Today’s post covers a subject that I’ve received a lot of questions about over the years: cold sores. The cause and treatment of cold sores is a topic that many people don’t understand completely. In fact, when we started planning to write this blog post, no one on the OGT Team could seem to agree on what a cold sore actually was or what caused it! That just goes to show that there is a lot of confusion and misinformation out there about cold sores, so I thought it would be a good idea to begin by going over some basic facts. :-)
What Is A Cold Sore?
A cold sore is a red blister on the outside of the mouth, usually located along the edge of the lips. The blister may break, ooze, or form a crust. Cold sores are considered very contagious until they heal completely, which can take between ten days and two weeks.
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Cold sores are caused by herpes simplex virus type 1 (HSV-1), which is different than the one that causes genital herpes (HSV-2). HSV-1 is both really common and really contagious. It’s estimated that about 2/3 of the world’s population has HSV-1 (though not everyone who has it will experience symptoms like cold sores.) HSV-1 is usually spread by the mouth, through things like kissing, sharing drinks, sharing utensils, etc.
4 Ways To Treat A Cold Sore
The most important thing to remember about treating cold sores is that time is of the essence! The quicker you can start treating a cold sore, the better off you’ll be. Most people experience a burning or itching feeling around their mouth up to a day or two before a cold sore appears. If you start treating it as soon as you feel that itchy feeling, you may be able to minimize the size, appearance, and duration of the cold sore.
1. Eat Probiotic Foods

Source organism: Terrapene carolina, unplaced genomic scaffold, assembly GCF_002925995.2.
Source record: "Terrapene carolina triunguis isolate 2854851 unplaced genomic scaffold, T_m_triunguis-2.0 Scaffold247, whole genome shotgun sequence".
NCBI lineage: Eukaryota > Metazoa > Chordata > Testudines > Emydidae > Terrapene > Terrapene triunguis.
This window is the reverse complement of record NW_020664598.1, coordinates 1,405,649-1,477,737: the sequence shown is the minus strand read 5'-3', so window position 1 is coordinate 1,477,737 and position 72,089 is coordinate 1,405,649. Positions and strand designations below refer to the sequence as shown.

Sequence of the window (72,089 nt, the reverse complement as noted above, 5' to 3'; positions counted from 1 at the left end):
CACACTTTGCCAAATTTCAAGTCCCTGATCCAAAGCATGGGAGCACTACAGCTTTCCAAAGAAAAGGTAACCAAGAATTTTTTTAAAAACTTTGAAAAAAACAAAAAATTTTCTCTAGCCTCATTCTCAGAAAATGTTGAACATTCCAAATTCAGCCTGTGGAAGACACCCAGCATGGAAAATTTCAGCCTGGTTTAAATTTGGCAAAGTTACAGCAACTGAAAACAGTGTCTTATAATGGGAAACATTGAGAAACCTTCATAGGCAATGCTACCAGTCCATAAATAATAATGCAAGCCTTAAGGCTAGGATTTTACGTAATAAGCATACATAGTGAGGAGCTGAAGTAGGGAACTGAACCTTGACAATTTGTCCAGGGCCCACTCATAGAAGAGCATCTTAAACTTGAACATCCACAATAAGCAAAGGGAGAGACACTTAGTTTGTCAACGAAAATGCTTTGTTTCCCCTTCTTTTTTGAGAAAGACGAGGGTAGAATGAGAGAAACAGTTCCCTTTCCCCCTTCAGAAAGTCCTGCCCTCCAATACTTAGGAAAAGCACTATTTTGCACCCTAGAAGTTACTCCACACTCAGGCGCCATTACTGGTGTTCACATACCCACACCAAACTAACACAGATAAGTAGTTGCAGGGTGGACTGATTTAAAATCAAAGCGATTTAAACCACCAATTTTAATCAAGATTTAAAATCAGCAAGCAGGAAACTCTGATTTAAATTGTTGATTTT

Probiotics are “good” bacteria that can help boost your immune system and fight off viruses and infections. Eating or drinking probiotic foods like yogurt, kimchi, apple cider vinegar, or kombucha can help give your immune system the support it needs to heal a cold sore fast.
2. Use Ice
Applying ice to a cold sore can help reduce redness and inflammation. Make a simple cold compress by soaking a clean cloth in ice water. Apply it to the cold sore for 5-10 minutes, re-wetting the cloth when it no longer feels cold. Repeat this a few times a day as needed. (And don’t forget to wash the cloth afterwards—remember, cold sores are contagious!)
3. Apply Honey
Honey has antimicrobial properties that can help fight a cold sore and speed up the healing process. A 2004 study found that applying honey to genital herpes lesions improved healing and healing speed by around 50% compared to applying acyclovir, a common ingredient in prescription herpes treatments. Be sure to use raw, unfiltered honey, and dab a small amount on the cold sore a few times a day.
4. Use Essential Oils
Certain essential oils can be used to help treat cold sores. A 2003 study found that peppermint oil had antiviral effects against both HSV-1 and HSV-2. Additionally, tea tree oil has been found to have antibacterial, antiviral, and anti-fungal effects, and has been suggested as a treatment for a variety of skin conditions. Researchers also believe that tea tree oil can speed the healing process of certain wounds. And finally, another oil that can be useful against cold sores is lavender oil. It hasn’t been shown to be effective against herpes specifically, but it does have wonderfully soothing effects that can help reduce pain and itching from a cold sore.
By combining the effects of honey and the three essential oils mentioned above, you can make a powerful cold sore treatment that can help heal a cold sore fast AND provide pain and itch relief. Here’s how to make it!
Essential Oil Treatment For Cold Sores
- 1/2 cup raw honey
- 10 drops peppermint essential oil
- 10 drops tea tree essential oil
- 15 drops lavender essential oil
Directions and Use:
Combine all ingredients in a small glass jar. Dab the mixture onto a cold sore (or emerging cold sore) twice a day. Let it sit on the cold sore as long as you can, or at least several minutes.
What To Do After A Cold Sore
Even once a cold sore has healed, there are still a few things you’ll want to do to prevent the virus from spreading:
- Replace Your Toothbrush. Your toothbrush has definitely been exposed to the virus, make sure to dispose of it and replace it with a new one.
- Change Your Pillowcase. Replace your pillowcase with a clean one, and wash the other one with hot water.
Tips For Preventing Cold Sores
If you have HSV-1, there are a few different things that can trigger a cold sore. One trigger is sunlight, so make sure to use a chapstick that provides SPF protection. Stress can be another trigger, which is probably trickier to avoid than excessive sun exposure! But you can manage your stress levels by exercising regularly, meditating, doing yoga, or whatever calming activity you prefer.